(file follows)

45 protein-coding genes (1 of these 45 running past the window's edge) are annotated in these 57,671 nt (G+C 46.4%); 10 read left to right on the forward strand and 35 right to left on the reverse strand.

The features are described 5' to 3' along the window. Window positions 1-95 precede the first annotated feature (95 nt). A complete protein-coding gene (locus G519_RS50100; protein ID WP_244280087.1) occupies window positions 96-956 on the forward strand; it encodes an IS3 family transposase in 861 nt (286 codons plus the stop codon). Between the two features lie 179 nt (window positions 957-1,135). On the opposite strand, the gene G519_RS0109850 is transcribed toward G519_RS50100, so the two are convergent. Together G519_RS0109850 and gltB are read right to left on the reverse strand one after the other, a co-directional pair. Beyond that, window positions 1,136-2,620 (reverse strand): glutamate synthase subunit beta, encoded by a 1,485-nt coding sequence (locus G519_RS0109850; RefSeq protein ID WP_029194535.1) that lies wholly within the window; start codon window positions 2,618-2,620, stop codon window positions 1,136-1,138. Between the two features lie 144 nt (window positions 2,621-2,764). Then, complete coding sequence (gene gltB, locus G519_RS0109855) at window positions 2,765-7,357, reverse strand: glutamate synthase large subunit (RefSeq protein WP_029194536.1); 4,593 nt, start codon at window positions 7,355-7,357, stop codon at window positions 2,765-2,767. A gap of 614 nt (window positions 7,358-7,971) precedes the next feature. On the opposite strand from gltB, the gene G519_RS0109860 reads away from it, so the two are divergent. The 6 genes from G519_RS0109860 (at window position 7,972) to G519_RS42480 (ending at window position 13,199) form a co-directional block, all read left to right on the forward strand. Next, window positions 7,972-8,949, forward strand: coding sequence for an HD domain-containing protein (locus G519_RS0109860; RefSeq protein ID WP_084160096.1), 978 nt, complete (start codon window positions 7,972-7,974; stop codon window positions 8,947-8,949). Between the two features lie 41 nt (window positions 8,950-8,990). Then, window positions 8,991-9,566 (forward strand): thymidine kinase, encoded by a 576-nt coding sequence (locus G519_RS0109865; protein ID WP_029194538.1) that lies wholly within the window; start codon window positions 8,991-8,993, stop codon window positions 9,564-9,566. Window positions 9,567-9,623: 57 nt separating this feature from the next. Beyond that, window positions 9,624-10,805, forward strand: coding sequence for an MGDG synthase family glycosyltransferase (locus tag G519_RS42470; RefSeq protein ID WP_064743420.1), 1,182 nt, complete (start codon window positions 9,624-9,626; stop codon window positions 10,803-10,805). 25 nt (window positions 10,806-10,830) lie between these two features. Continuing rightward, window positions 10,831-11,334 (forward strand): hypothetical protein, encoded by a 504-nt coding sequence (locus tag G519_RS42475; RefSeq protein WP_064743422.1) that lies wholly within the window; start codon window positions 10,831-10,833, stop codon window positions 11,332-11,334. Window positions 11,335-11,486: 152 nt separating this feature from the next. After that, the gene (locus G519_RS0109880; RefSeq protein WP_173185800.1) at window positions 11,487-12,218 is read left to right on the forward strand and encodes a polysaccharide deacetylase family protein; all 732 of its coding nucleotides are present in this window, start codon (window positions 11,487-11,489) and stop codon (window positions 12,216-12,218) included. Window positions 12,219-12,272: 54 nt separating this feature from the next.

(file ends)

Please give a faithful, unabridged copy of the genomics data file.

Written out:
45 protein-coding genes (1 of these 45 running past the window's edge) are annotated in these 57,671 nt (G+C 46.4%); 10 read left to right on the forward strand and 35 right to left on the reverse strand.

The features are described 5' to 3' along the window. Window positions 1-95 precede the first annotated feature (95 nt). A complete protein-coding gene (locus G519_RS50100; protein ID WP_244280087.1) occupies window positions 96-956 on the forward strand; it encodes an IS3 family transposase in 861 nt (286 codons plus the stop codon). Between the two features lie 179 nt (window positions 957-1,135). On the opposite strand, the gene G519_RS0109850 is transcribed toward G519_RS50100, so the two are convergent. Together G519_RS0109850 and gltB are read right to left on the reverse strand one after the other, a co-directional pair. Beyond that, window positions 1,136-2,620 (reverse strand): glutamate synthase subunit beta, encoded by a 1,485-nt coding sequence (locus G519_RS0109850; RefSeq protein ID WP_029194535.1) that lies wholly within the window; start codon window positions 2,618-2,620, stop codon window positions 1,136-1,138. Between the two features lie 144 nt (window positions 2,621-2,764). Then, complete coding sequence (gene gltB, locus G519_RS0109855) at window positions 2,765-7,357, reverse strand: glutamate synthase large subunit (RefSeq protein WP_029194536.1); 4,593 nt, start codon at window positions 7,355-7,357, stop codon at window positions 2,765-2,767. A gap of 614 nt (window positions 7,358-7,971) precedes the next feature. On the opposite strand from gltB, the gene G519_RS0109860 reads away from it, so the two are divergent. The 6 genes from G519_RS0109860 (at window position 7,972) to G519_RS42480 (ending at window position 13,199) form a co-directional block, all read left to right on the forward strand. Next, window positions 7,972-8,949, forward strand: coding sequence for an HD domain-containing protein (locus G519_RS0109860; RefSeq protein ID WP_084160096.1), 978 nt, complete (start codon window positions 7,972-7,974; stop codon window positions 8,947-8,949). Between the two features lie 41 nt (window positions 8,950-8,990). Then, window positions 8,991-9,566 (forward strand): thymidine kinase, encoded by a 576-nt coding sequence (locus G519_RS0109865; protein ID WP_029194538.1) that lies wholly within the window; start codon window positions 8,991-8,993, stop codon window positions 9,564-9,566. Window positions 9,567-9,623: 57 nt separating this feature from the next. Beyond that, window positions 9,624-10,805, forward strand: coding sequence for an MGDG synthase family glycosyltransferase (locus tag G519_RS42470; RefSeq protein ID WP_064743420.1), 1,182 nt, complete (start codon window positions 9,624-9,626; stop codon window positions 10,803-10,805). 25 nt (window positions 10,806-10,830) lie between these two features. Continuing rightward, window positions 10,831-11,334 (forward strand): hypothetical protein, encoded by a 504-nt coding sequence (locus tag G519_RS42475; RefSeq protein WP_064743422.1) that lies wholly within the window; start codon window positions 10,831-10,833, stop codon window positions 11,332-11,334. Window positions 11,335-11,486: 152 nt separating this feature from the next. After that, the gene (locus G519_RS0109880; RefSeq protein WP_173185800.1) at window positions 11,487-12,218 is read left to right on the forward strand and encodes a polysaccharide deacetylase family protein; all 732 of its coding nucleotides are present in this window, start codon (window positions 11,487-11,489) and stop codon (window positions 12,216-12,218) included. Window positions 12,219-12,272: 54 nt separating this feature from the next.